The experience drove his thinking about the NBA...
“I would say it motivated me and also gave me the confidence to believe that I can play at this level and make that level my reality,” Yurtseven said. “I was a high-school kid then, so it was a huge deal. It was just like... it felt unreal, but also it was really special because nobody would’ve thought a kid my age would be able to do that out there. And it’s the biggest fire or fuel you can ask for.
“Once you’re there and you do that, you’re like, ‘Yeah, I want to get involved with this game.’”
Yurtseven, now 22 and seven feet tall, has taken some detours since that fall night in Brooklyn. Seven months later, he scored 91 points and snared 28 rebounds in a game for Fener’s U18 team, getting him further attention. He then decided to abandon the European route to the NBA and play in the NCAA, North Carolina State to be precise where he was paired with Dennis Smith Jr.
There were eligibility issues and he was forced to sit nine games in Raleigh. In addition, the computer science major was learning English which slowed his development on and off the court. After another season with the Wolfpack, extending his range, building his body up, Yurtseven transferred to Georgetown which of course has a record of developing big men ... and whose coach is Patrick Ewing.
He spent a year learning to play the traditional center’s role and took only 14 3-pointers, making 21.4 percent of them, a big dropoff from his second year at N.C. State where he had taken 44 and made half.
“It was just something needed from me, and I just listened to my coach,” Yurtseven told Davies. “I did what he asked me to do. My job was to collapse defenses and put teams in their rotations so that we could find the shooters.”
Now, that he’s declared for the Draft, that 3-point shooting and wealth of experience is a positive. Here’s some highlights of his time both in Raleigh and Washington...
He’s optimistic that he’ll finally get the call during the Draft, but he might have to wait a long time. He’s seen as a late second rounder. In fact, NBADraft.net has him going to Brooklyn at No. 55 (assuming they keep the pick.). If the Nets plan on staking a claim to a stash that late, whether it’s one who plays overseas or in the G League, Yurtseven might be an ideal choice. He’d be welcomed by European teams considering his experience.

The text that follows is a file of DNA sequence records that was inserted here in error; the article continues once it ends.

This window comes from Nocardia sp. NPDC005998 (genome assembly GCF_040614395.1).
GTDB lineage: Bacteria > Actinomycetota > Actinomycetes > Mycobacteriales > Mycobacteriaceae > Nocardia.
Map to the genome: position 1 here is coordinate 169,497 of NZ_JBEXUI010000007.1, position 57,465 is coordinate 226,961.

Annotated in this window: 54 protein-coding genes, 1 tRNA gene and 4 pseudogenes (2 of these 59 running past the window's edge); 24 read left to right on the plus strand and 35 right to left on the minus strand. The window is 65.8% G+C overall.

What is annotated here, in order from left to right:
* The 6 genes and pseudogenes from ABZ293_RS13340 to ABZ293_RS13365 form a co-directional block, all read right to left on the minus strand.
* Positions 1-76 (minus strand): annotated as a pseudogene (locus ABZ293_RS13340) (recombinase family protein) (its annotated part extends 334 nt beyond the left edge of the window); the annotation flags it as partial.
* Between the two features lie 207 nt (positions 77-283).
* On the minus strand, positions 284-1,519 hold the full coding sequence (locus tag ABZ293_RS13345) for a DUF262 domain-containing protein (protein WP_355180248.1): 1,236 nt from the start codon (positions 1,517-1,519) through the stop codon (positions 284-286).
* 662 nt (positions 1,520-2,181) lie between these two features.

His ability to “score virtually from anywhere,” as one draftnik put it, three years ago, is balanced by a lack of mobility. But deep in the second round, Yurtseven might be a good pick and ultimately a return to Barclays might instill confidence ... again.
Allen Iverson and Trae Young endorse Steve Nash
The point guards have spoken. In two separate interviews this past week, both Hall of Famer Allen Iverson and Hawks young star Trae Young talked about Steve Nash’s hiring as Nets head coach. Both were enthusiastic and said they hoped he’d be successful
Allen Iverson supports Steve Nash coaching the Brooklyn Nets on The All The Smoke Podcast pic.twitter.com/u7SnWTnixP— 2Cool2Blog (@2Cool2BIog) September 24, 2020
“I never had the luxury of being around him a lot, but just hearing stories from other guys, just a beautiful man.” said Iverson. “I wanna see him succeed in the situation that he’s in with those two great players with all the other guys that they got around their team. It’s a recipe for greatness.”
I asked @TheTraeYoung today about Steve Nash becoming the head coach of the Brooklyn Nets.— Ben Stinar (@BenStinar) September 25, 2020
Trae says he texted Nash, and considers him a big role model and somebody he looks up too. pic.twitter.com/w03OeH7qrg
“I texted him the day it happened and told him I was rooting for him, hope he has a great career in coaching, unless he’s playing us. But I was just happy for him.”
Back in March, Young was asked for his top five players ever and he put Nash at No. 5, behind LeBron James, Michael Jordan, Kobe Bryant, and Kevin Durant It’s always good to have an up-and-coming star endorse your coaching choice.
A case study in development
Earlier this week, Jon Krawczynski of The Athletic profiled the relationship between D’Angelo Russell and the assistant coach the Timberwolves management assigned to work with him, Pablo Prigioni. Sound familiar? Of course, the two worked together with the Nets in 2018-19. Prigioni left the Nets for the TWolves a year ago. He was happy with the Nets but wanted to relocate his family, who had stayed in Spain, to a more low-key situation than New York could provide. Then, Russell who had been sent to Golden State in the Kevin Durant sign-and-trade was traded again at the deadline for Andrew Wiggins, a protected 2021 first-round pick and a 2021 second-round pick.
The Krawczynski story is mostly about how the relationship between star and assistant coach is critical to making the Timberwolves work, but it also offers a look at how development works back in Brooklyn. It’s not just about performance teams and access to the best facilities and best practices. It’s about how a personal relationship is needed, particularly when the star has a controversial past, as DLo did on arrival in New York. Here’s Krawczynski described their relationship in Brooklyn.